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A decade after Shipman's arrest1 and 4 years since the Shipman Inquiry report into death certification was published,2 the key proposals have been scarcely debated, let alone any having led to serious action. We believe this failure may be due to the tenor of the inquiry's proposals which saw death as a potentially criminal act to be forensically investigated, rather than an opportunity for proper certification and potential learning.3
The present impasse leaves us worse off than a decade ago, as no one can be satisfied with the current system which is known to be seriously flawed, yet there is clear doubt as to how to proceed. Indeed, locally introduced variations of certification practice, especially regarding cremation, probably abound.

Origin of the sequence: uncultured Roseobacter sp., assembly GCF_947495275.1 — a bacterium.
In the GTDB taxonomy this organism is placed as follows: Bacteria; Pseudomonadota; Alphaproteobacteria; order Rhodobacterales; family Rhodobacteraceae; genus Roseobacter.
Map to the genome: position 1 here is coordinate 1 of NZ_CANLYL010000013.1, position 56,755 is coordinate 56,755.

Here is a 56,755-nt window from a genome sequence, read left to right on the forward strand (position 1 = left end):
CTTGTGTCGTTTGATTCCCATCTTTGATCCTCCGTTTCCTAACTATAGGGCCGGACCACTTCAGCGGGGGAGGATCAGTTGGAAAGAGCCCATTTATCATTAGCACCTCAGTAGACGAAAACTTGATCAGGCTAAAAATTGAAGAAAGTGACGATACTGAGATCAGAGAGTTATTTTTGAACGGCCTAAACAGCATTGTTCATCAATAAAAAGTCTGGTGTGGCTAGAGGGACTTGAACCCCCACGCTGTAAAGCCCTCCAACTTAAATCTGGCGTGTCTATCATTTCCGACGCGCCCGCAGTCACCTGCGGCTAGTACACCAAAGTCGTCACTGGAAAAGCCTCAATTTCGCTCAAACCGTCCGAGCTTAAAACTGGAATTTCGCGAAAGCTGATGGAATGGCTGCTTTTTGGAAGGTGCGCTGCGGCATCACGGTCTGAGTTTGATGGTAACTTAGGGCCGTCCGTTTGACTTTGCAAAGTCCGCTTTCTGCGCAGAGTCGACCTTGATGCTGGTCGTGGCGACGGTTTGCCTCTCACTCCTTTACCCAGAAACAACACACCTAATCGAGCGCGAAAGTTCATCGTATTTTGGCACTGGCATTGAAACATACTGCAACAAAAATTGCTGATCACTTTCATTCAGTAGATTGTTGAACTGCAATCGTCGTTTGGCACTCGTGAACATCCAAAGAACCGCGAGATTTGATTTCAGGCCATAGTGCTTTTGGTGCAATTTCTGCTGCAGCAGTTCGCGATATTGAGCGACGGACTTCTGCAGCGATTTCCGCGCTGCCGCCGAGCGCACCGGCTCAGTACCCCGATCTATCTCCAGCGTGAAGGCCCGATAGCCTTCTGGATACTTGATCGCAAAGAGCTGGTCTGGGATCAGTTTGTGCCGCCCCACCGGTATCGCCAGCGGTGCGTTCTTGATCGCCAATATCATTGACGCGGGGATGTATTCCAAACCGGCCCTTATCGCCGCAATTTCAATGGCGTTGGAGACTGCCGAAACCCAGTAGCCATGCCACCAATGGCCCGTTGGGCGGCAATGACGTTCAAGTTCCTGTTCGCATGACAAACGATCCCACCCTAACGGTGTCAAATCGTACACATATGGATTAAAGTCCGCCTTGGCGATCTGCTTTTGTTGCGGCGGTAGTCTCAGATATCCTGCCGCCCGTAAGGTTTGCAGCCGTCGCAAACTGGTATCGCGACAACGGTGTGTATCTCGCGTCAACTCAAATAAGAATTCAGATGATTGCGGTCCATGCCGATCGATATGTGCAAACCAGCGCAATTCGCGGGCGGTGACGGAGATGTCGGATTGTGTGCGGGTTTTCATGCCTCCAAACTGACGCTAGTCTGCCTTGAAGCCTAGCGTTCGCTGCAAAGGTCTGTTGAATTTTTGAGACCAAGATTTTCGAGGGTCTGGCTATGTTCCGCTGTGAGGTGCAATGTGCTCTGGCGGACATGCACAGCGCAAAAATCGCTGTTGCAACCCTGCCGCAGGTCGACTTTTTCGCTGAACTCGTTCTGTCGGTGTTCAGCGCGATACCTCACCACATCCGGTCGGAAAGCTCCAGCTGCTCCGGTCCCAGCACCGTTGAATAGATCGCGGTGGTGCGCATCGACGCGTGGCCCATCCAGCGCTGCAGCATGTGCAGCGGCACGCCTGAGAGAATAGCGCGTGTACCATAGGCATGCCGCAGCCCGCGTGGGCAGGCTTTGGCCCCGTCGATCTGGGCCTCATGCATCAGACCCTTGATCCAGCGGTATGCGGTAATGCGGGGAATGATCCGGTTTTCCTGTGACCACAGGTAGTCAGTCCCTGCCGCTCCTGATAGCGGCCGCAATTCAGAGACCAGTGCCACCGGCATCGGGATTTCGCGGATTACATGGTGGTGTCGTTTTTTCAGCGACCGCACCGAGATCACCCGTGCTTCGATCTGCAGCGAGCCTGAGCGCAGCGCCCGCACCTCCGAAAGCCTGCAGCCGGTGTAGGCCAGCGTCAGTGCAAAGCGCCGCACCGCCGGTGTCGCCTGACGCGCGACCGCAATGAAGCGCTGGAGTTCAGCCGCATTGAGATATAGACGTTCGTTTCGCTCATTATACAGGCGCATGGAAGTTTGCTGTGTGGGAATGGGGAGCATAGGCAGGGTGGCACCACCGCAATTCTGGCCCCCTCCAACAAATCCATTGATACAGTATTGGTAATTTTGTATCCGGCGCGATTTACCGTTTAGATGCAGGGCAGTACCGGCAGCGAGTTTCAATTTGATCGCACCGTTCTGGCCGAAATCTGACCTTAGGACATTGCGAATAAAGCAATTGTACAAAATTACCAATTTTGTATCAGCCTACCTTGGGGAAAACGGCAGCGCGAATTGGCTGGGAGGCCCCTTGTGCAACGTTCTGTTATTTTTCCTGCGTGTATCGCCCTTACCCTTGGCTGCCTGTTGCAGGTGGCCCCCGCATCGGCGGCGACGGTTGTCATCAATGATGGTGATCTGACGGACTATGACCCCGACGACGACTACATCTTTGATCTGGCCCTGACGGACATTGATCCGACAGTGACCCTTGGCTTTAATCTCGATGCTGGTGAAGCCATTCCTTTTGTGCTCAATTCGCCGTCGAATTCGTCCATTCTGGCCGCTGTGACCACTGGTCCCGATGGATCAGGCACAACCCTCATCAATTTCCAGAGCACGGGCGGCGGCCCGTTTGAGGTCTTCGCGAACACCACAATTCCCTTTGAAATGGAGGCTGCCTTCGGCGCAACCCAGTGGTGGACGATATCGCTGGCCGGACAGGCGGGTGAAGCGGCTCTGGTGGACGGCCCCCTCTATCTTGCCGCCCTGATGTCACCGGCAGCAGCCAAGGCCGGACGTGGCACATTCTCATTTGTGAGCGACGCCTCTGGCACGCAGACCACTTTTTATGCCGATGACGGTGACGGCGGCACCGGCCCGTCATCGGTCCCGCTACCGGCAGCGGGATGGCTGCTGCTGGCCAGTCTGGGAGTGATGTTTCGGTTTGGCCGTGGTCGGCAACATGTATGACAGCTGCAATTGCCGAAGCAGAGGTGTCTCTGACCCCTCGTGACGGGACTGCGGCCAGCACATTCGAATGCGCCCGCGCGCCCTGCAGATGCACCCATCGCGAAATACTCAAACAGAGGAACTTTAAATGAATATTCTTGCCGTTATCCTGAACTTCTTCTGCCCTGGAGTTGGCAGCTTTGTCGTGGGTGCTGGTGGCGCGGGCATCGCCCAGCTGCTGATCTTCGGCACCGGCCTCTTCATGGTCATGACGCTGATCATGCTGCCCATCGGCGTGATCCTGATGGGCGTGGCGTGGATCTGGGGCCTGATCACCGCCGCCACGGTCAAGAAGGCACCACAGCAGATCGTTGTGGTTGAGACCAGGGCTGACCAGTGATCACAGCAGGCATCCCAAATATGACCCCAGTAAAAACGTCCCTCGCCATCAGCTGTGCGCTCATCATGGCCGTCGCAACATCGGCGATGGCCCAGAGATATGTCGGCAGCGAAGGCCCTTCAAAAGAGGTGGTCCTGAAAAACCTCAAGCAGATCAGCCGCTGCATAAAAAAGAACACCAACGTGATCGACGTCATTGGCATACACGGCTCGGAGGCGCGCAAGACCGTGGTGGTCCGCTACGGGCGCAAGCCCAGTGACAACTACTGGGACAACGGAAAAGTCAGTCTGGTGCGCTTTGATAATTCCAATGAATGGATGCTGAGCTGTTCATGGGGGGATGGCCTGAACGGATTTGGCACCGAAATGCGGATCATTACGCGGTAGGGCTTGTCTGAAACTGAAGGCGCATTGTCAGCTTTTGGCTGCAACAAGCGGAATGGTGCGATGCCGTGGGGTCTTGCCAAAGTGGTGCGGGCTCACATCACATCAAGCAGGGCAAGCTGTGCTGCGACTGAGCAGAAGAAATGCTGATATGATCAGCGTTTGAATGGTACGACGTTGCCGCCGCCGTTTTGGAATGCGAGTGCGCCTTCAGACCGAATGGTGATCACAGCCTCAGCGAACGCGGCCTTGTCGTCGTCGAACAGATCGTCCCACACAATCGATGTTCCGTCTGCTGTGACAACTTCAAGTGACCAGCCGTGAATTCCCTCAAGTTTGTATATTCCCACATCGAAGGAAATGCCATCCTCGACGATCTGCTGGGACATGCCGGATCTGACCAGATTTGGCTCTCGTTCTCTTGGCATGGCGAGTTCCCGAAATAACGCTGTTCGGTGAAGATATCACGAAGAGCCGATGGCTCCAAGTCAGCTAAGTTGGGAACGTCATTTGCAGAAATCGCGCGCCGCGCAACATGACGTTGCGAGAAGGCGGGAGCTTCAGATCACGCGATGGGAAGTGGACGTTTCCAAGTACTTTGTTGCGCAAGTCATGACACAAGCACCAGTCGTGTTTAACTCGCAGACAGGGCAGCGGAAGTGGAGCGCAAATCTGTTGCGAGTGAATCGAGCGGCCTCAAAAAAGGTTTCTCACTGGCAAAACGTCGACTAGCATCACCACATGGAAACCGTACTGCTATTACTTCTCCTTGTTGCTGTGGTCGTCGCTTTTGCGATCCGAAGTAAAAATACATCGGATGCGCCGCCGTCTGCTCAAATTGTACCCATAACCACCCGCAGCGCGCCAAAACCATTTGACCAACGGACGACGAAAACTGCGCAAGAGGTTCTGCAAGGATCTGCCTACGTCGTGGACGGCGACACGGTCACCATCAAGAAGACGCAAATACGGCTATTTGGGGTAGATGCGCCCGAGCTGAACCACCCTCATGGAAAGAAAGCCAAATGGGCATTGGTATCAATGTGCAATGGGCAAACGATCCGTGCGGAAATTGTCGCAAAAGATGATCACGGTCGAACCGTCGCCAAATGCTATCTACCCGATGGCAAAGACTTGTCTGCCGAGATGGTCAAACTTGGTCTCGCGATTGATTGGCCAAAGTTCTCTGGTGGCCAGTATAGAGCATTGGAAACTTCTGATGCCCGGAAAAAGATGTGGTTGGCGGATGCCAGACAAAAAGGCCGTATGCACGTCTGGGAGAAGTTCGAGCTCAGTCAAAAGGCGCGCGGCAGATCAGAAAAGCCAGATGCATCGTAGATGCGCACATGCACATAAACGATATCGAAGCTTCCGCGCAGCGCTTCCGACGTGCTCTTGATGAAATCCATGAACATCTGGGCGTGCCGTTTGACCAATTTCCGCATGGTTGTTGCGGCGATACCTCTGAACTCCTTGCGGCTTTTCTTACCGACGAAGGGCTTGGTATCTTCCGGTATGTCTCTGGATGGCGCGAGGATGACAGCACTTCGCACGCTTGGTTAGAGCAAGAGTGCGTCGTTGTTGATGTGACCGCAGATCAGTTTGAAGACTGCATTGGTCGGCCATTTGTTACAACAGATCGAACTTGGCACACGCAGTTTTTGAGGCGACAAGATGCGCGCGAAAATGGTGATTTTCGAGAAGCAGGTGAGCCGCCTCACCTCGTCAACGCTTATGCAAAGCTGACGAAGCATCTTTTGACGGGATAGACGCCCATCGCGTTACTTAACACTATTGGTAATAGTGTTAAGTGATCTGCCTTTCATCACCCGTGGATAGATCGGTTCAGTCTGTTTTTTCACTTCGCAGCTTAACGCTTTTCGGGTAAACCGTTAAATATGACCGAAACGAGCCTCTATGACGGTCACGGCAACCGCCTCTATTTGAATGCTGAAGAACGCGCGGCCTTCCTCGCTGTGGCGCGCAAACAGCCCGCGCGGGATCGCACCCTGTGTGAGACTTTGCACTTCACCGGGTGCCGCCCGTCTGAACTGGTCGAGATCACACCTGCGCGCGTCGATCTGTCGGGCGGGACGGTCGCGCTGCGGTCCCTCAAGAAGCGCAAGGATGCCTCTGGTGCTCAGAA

We consider that the Royal College of General Practitioners is best placed to reopen the debate publicly about death certification. The suggestion of ‘pilot schemes during 2008’3 should be actively pursued and College members and others encouraged to participate.
Each death is a significant event and many have lessons for future practice. In our experience these are essential learning opportunities that ought to be part of each doctor's revalidation portfolio.3 For those doctors and teams who are struggling to perform adequately, it is also our experience that a search through the records of the patients who have died can reveal both clinical and systems problems far more quickly than anything else.
‘A retrospective search for avoidable factors in individual deaths is perhaps the most stringent form of self-criticism available to any clinical team.’4